1. "An enemy is often large and hard to pinpoint — an organization, or a person hidden behind some complicated network. What you want to do is take aim at one part of the group — a leader, a spokesman, a key member of the inner circle. That is how the activist Saul Alinsky tackled corporations and bureaucracies. In his 1960s campaign to desegregate Chicago’s public-school system, he focused on the superintendent of schools, knowing full well that this man would try to shift the blame upward. By taking repeated hits at the superintendent, he was able to publicize his struggle, and it became impossible for the man to hide. Eventually those behind him had to come to his aid, exposing themselves in the process. Like Alinsky, never aim at a vague, abstract enemy. It is hard to drum up the emotions to fight such a bloodless battle, which in any case leaves your enemy invisible. Personalize the fight, eyeball to eyeball."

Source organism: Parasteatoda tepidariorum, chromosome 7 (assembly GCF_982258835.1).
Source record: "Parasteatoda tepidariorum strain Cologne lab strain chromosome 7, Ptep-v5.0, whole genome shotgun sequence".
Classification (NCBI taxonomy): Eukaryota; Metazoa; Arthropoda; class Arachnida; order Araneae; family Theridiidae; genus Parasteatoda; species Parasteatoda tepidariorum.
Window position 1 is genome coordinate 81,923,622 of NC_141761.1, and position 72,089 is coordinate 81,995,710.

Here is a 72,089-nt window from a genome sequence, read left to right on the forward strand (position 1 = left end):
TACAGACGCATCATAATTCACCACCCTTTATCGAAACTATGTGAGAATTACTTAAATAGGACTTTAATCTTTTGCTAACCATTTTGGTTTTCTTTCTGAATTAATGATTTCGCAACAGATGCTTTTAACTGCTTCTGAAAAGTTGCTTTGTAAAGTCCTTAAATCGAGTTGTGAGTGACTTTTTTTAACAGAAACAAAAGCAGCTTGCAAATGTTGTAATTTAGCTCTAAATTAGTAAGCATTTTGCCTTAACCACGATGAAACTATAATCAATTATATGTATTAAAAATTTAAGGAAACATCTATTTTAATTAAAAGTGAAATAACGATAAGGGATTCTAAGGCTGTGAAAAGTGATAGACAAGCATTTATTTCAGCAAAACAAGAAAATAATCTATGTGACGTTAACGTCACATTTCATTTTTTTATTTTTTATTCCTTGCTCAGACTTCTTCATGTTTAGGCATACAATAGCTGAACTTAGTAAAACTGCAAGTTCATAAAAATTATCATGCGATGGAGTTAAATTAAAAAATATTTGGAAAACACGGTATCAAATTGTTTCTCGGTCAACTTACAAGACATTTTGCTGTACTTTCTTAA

— 

    Robert Greene — The 33 Strategies of War

    (via ludimagister)
     
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